Well, considering that the Bible is rife with contradictory tellings of various events, it probably comes down to three primary factors:

    1) Most folks don’t read the Bible from cover to cover or even read an entire “book” of the Bible from end to end and therefore don’t even notice or realize the mulitple versions of events being recounted therein. Most usually just read particular passages…or worse, don’t even read it at all and only go by what they are told it says.

    2) Compartmentalized selective reading, where any contradictions or difficult questions are merely ignored. Folks grasp the elements they want to focus on and ignore the rest.

    3) Simple selective “belief” in what they are told without deeper thought or question. Heck, many Christians will hold on to certain quotes, stories or beliefs that they are sure originated from the Bible (because some religious figure they listen to told them that) and will never actually check to see if they are there themselves or look for their context or reflect upon what that statement means in relation to any of the other Bible stories they were already told.

    Many folks do sincere contemplation on how specific passages or Biblical references have meaning to their own lives, which is fine and often can be a good or helpful thing for certain people.

    However, only a small subset really sit down and do any actual challenging holistic “scholarly” study of the Bible stories in a true sense of the term, where critical thinking and analysis of the stories and their origins is concerned.

    Daniel: How exactly do these “Christians” hold to a two bloodline idea, when everyone is supposed to be descended from Noah? How would this “Serpent Seed” bloodline have managed to cross the flood time when the Bible itself says everyone died?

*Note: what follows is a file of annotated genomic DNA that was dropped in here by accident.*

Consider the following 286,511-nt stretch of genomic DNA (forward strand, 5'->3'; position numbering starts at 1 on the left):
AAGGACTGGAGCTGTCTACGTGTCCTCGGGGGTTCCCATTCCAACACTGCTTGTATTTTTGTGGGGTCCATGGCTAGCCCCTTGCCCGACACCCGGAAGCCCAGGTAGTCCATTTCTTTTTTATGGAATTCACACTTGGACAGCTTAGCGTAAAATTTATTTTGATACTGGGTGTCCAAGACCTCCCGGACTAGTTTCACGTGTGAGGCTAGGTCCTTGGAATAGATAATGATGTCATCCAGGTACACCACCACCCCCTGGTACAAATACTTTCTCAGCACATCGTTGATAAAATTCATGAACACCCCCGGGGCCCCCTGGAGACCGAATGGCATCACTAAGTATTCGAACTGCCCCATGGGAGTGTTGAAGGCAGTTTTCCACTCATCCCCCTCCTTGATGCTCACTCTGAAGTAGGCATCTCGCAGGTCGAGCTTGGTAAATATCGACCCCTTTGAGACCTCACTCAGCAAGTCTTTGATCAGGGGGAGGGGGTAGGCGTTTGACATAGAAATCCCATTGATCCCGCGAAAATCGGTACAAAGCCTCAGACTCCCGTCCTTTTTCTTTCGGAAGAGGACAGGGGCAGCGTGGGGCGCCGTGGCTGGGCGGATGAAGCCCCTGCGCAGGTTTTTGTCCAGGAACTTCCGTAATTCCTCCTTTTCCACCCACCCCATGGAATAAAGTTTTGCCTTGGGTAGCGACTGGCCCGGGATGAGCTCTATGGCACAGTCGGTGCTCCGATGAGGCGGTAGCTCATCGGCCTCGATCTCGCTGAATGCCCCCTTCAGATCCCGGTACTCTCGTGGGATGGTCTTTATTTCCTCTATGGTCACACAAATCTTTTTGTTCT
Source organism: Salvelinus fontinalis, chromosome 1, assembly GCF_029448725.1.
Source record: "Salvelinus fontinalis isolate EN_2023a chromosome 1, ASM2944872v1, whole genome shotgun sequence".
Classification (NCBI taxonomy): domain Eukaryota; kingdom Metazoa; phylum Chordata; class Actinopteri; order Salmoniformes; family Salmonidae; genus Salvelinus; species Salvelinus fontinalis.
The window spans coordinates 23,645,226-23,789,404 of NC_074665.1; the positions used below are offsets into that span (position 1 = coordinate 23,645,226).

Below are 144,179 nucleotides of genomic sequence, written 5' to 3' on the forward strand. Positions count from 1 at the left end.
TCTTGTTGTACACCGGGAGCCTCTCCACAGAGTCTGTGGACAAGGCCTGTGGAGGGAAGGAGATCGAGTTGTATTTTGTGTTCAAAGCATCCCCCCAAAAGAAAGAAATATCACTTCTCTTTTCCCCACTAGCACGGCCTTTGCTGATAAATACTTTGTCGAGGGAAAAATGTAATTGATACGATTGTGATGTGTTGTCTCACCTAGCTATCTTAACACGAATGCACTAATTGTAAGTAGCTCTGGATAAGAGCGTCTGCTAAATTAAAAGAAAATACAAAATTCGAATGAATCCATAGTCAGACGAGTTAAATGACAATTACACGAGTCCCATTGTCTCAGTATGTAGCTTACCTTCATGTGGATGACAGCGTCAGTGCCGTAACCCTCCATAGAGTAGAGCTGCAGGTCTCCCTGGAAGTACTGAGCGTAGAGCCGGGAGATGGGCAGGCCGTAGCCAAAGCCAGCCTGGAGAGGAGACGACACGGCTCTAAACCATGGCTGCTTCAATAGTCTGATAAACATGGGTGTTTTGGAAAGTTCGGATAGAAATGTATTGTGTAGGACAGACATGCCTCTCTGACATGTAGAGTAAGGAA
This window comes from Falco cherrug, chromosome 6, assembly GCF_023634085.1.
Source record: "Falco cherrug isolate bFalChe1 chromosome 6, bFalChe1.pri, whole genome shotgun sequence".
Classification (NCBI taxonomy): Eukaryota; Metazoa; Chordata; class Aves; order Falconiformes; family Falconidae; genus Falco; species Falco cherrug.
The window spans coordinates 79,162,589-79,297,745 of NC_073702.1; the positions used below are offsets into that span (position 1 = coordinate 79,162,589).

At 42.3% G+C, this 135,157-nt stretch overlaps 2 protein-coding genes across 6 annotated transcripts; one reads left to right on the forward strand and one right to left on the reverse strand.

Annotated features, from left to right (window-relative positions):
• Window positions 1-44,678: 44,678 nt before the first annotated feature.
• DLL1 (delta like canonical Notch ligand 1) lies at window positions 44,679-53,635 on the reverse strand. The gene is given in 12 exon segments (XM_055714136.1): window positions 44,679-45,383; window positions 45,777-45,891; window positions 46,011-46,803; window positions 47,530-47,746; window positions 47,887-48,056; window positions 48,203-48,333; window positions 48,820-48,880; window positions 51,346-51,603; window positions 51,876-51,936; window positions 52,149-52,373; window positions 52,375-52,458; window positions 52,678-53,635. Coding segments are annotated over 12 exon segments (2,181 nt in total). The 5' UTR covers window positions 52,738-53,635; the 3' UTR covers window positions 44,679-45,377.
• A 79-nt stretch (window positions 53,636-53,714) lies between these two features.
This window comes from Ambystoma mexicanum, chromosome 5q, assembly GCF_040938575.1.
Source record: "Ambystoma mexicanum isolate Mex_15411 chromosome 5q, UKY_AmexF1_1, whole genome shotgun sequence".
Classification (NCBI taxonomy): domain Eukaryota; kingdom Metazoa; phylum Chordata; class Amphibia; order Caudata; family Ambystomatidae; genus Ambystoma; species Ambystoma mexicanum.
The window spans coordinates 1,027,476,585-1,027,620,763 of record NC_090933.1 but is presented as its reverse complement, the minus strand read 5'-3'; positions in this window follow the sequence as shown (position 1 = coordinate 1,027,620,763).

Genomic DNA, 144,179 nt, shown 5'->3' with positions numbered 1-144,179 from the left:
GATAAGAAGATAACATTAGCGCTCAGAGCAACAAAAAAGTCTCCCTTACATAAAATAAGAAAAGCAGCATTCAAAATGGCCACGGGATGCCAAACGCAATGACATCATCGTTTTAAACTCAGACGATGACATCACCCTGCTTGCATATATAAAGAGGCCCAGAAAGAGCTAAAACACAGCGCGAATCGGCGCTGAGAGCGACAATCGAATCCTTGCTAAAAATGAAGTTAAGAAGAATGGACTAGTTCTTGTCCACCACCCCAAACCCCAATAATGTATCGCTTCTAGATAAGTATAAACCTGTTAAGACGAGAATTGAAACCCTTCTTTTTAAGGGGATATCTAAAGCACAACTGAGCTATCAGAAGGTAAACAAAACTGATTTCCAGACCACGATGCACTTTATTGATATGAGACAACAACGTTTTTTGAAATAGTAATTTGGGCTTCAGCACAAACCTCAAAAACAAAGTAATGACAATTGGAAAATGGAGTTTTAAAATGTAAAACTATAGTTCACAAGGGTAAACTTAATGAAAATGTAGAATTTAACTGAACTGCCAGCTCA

23. avatar
    charo October 3, 2011 at 9:21 am #

    Knowing my own deficiencies, I prefer to look to the intellectual heavy weights, i.e. Aquinas:

    “Some defenders as well as critics of evolution, as we shall see later, think that belief in the Genesis account of creation is incompatible with evolutionary biology. Aquinas, however, did not think that the Book of Genesis presented any difficulties for the natural sciences, for the Bible is not a textbook in the sciences. What is essential to Christian faith, according to Aquinas is the “fact of creation,” not the manner or mode of the formation of the world. In commenting on different views concerning whether all things were created simultaneously and as distinct species, Aquinas remarks: “There are some things that are by their very nature the substance of faith, as to say of God that He is three and one. . . about which it is forbidden to think otherwise. . . . There are other things that relate to the faith only incidentally. . . and, with respect to these, Christian authors have different opinions, interpreting the Sacred Scripture in various ways. Thus with respect to the origin of the world, there is one point that is of the substance of faith, viz. , to know that it began by creation. . . . But the manner and the order according to which creation took place concerns the faith only incidentally.” Aquinas notes that although the interpretation regarding successive creation, or what we might call “episodic creation,” is “more common, and seems superficially to be more in accord with the letter,” still that of simultaneous creation is “more conformed to reason and better adapted to preserve Sacred Scripture from the mockery of infidels.”[24]